From inception, VoxFairfax has voiced concern about the tone, content, and conduct of political dialogue in the nation and, in particular, in the Commonwealth. Specifically, our concern was directed at the refusal or inability of political parties to exercise some self-control over messaging reflected in candidate conduct as well as campaign and related material.
The continued and repetitive appearance of words and material that rely upon ethnic, racial, and gender attacks reflect solely upon the speaker or originator.
The continued and repetitive appearance of words and material that rely upon ethnic, racial, and gender attacks reflect solely upon the speaker or originator. In May 2018, the VA GOP issued a press release labeling the Democratic candidate in the fifth Congressional district campaign a “virulent anti-Semite.” It mattered not that the statement was the organization’s opinion of the candidate’s writing in a book. This was the first of a number of examples of failures of both candidates and political parties to focus on issues and leave name-calling to the schoolyard.
It may be that local and state candidates and campaigns mimic the national parties in conduct but that’s an excuse like riding coattails not necessarily setting an example. Recently, however, the House GOP refused to assign Rep. Steve King (R-IA) to any committee assignments due to his persistent use of racially charged language. It should be noted that committee assignments were likewise withheld from Reps. Chris Collins (R-NY) and Duncan Hunter (R-CA), who were under investigation for criminal conduct.
Here in the Old Dominion, we have been exposed to Sen. Amanda Chase (R-SD11) , a modern day model for “pistol packing Momma,” whose escapades have received statewide notice. A self-proclaimed Tea Party super star, Chase most recently boasted that she was “not afraid to shoot down gun groups.” Her legislative record, in contrast, contains a number of affirmative measures, including the live broadcast of General Assembly committee hearings as well as a measure requiring hospitals to provide billing estimates.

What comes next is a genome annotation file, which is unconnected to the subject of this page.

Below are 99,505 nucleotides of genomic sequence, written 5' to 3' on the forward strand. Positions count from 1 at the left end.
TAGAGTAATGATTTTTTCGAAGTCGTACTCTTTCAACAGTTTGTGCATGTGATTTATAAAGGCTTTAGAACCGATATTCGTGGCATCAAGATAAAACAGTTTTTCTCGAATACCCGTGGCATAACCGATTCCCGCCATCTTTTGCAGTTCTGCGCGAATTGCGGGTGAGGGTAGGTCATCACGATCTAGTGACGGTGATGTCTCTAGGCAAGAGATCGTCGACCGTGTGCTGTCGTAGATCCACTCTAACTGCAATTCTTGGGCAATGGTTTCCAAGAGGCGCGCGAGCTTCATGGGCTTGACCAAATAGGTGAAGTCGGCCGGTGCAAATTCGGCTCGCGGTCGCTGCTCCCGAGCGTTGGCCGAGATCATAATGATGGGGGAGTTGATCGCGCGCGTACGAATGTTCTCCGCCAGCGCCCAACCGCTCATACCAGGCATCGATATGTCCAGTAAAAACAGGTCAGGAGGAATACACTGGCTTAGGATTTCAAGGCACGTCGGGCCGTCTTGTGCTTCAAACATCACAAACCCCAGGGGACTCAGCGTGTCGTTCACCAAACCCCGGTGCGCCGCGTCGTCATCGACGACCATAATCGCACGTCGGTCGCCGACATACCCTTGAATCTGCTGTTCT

The Senator was also involved in two dust-ups with the state’s Capitol Police in Richmond over the use of the police to provide her transportation and a parking space, including an allegation that one officer falsified a report concerning the incident. At the same time, though, Chase’s public statements chafe voters and the local GOP leadership. She recently accused her county’s popular sheriff, supported by the GOP, as favoring sanctuary cities. She endorsed the sheriff’s opponent which violated party rules forcing the county committee to terminate her membership. Chase is facing a well-organized and funded Democratic opponent and, together with the removal of her party’s backing, may see her chances for a second term disappear as the election is only 36 days away.
Over in Prince William County, John Gray is campaigning for Chair of the Board of Supervisors. The candidate, however, had posted a number of tweets over several years that opponents publicized, claiming them as sexist and racist. Gray attempted to scrub the Twitter account but was too late. Among his defenses, Gray has stated that the offensive tweets were issued prior to announcement of his candidacy and, in any event, apologized for them. Calls and demands for an end to his campaign have been rebuffed as the county GOP continues to support him albeit less than enthusiastically.
It remains to be seen whether that lesson trickles up to the national level to encourage some restraints on the tenor of the political and civil dialogue.
The election results on November 5, 2019, may reveal other insights into the voting public’s capacity for the excesses of candidates, as well as that of that of the political parties. It is encouraging that in both instances, the GOP has apparently learned that the behavior of its candidates and campaigns has an electoral impact. It remains to be seen whether that lesson trickles up to the national level to encourage some restraints on the tenor of the political and civil dialogue. Both major parties share responsibility in this regard, as well as a duty to the voting public. Ultimately, the stakes involve public trust and confidence in political leadership and governance. Accepting that all politics is local, it’s a place where candidates and parties should practice some self control.